With her absolute brilliance of language and detail, Cisneros opened up doors for me by making me hear the music of Spanish in my English and by showing me ways of presenting characters who are also of two worlds.
Here's a newish angle on an old theme: a fictional biography of a person you'll probably never want to meet. Yolanda Garcia (Yo for short) is charming, soulful, a bit of a screwball. Her folks and her sisters - plus assorted aunts and uncles back in the Dominican Republic where she was born - adore her. But the grownup American Yo is an irritant, a born loudmouth and fibber whose specialty is getting other people into trouble. In other words, she's a writer, one of those people who, as Joan Didion said, is "always selling somebody short."
You don't have to share Yo's literary ambitions to understand her witchy charm. Julia Alvarez, author of How the Garcia Girls Lost Their Accents and In The Time of the Butterflies, has a nearly irresistible way of portraying her poet-subject. Each chapter of this book is told from a different person's point of view, as if they all sat down with a tape recorder after a couple of drinks and uncorked their hidden agitations. Yo's mother, her frou-frou cousin Lucinda, the caretakers at Yo's old family place in the D.R. and a number of interested men are invited to spill the beans. Even her crazy stalker, a man she doesn't know, gets to have his say. They all believe she's selfish, yet undoubtedly trusting and kind. When Yo's (very personal) books get popular, though, these same people find themselves naked to the world, and they hate it. Still, they forgive her, because Yo has a knack for reconnecting people to the parts of themselves they've forgotten. She might even have the same effect on you.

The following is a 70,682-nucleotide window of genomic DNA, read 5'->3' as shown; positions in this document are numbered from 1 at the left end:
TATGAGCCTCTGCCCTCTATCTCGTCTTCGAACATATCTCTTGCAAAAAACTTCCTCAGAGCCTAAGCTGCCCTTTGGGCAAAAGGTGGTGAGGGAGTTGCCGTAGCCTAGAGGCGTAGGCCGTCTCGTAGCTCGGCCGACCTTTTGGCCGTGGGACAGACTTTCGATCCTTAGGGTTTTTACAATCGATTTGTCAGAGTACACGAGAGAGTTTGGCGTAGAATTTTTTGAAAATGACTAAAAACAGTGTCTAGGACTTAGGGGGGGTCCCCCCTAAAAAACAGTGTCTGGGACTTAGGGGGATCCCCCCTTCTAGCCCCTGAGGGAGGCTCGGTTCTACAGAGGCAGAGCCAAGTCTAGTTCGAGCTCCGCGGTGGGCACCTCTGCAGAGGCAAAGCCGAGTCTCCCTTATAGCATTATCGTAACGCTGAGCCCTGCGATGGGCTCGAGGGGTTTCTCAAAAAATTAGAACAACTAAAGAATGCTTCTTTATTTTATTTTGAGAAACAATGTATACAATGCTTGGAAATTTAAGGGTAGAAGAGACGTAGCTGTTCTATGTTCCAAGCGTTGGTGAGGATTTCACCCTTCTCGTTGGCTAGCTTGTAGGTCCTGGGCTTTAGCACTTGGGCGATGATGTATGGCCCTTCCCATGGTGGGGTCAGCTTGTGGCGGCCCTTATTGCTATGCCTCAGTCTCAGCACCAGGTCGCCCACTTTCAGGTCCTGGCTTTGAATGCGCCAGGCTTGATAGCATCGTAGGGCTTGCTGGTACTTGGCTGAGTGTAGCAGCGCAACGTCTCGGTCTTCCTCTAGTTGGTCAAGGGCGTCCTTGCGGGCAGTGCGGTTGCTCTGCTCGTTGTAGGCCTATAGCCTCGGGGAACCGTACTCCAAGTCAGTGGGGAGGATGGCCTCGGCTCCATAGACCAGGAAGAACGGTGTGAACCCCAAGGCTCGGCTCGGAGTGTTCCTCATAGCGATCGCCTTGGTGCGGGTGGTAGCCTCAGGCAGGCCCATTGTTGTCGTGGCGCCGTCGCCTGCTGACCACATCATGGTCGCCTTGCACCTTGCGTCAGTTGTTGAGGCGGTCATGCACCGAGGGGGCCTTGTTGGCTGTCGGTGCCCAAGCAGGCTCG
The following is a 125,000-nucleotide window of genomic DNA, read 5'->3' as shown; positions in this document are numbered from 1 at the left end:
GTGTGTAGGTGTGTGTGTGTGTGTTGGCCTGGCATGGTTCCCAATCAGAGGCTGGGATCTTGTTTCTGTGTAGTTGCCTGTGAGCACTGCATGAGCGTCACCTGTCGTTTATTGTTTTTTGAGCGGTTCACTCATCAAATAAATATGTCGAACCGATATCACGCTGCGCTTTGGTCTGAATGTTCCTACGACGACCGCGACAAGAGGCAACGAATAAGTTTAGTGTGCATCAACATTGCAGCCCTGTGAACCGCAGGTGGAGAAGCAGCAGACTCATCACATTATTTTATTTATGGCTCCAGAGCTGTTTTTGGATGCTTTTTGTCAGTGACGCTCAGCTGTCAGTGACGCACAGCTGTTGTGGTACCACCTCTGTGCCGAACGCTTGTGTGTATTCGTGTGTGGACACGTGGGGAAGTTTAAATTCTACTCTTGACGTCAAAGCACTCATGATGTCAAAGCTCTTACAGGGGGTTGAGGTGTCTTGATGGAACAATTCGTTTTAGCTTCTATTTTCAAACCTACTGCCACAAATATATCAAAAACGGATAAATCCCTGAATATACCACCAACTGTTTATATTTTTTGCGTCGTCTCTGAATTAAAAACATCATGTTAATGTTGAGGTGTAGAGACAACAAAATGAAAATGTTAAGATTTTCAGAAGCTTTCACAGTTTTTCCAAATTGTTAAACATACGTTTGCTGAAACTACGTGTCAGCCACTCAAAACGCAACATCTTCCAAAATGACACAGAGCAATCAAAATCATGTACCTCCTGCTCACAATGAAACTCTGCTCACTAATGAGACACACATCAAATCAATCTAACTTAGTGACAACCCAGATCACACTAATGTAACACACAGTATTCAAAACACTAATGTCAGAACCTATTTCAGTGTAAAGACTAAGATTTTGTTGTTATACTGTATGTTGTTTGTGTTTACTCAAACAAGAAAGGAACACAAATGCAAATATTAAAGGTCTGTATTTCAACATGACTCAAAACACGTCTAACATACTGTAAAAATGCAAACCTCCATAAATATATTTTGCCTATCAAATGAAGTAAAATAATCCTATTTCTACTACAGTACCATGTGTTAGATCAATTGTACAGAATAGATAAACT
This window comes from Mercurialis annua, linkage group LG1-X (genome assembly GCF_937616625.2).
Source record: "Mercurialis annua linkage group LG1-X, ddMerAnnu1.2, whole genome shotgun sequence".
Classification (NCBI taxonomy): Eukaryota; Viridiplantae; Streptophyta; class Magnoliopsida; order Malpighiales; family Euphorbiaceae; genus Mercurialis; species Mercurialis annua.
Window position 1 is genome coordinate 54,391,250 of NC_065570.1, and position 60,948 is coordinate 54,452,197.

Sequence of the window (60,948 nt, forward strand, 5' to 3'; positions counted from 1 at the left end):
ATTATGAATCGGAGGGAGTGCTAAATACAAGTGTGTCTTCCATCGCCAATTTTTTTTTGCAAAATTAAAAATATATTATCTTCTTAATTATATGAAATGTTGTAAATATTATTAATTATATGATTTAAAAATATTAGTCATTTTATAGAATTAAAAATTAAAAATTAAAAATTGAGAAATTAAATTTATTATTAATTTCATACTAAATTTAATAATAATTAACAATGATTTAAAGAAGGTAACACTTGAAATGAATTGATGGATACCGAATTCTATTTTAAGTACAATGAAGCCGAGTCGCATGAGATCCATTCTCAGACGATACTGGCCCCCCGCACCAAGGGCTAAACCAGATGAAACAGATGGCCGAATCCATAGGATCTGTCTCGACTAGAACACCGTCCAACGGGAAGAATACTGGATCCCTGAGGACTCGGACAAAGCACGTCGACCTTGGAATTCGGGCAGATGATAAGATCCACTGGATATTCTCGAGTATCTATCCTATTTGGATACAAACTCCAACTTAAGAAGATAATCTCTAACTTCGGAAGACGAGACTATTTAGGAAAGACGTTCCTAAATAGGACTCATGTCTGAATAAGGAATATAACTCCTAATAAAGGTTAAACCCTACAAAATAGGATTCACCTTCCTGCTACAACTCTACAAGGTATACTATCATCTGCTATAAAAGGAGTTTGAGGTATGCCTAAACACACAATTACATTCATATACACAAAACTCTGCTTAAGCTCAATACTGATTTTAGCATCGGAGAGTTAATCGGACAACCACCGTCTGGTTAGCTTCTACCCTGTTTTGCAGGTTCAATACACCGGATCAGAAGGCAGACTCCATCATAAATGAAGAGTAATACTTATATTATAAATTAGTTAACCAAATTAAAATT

Alvarez's style is blunt, but so light and eager it's absolutely captivating. Her eye for psychological detail can move the heart. And she's funny, too. Just one snag: Is writing such a sacred calling that it justifies Yo's casual destructiveness? At this book's least convincing moments, Alvarez comes close to saying yes. It's when she lets you consider her subject as a small, disobedient planet in the human galaxy that Yo! sheds the most light. -- Salon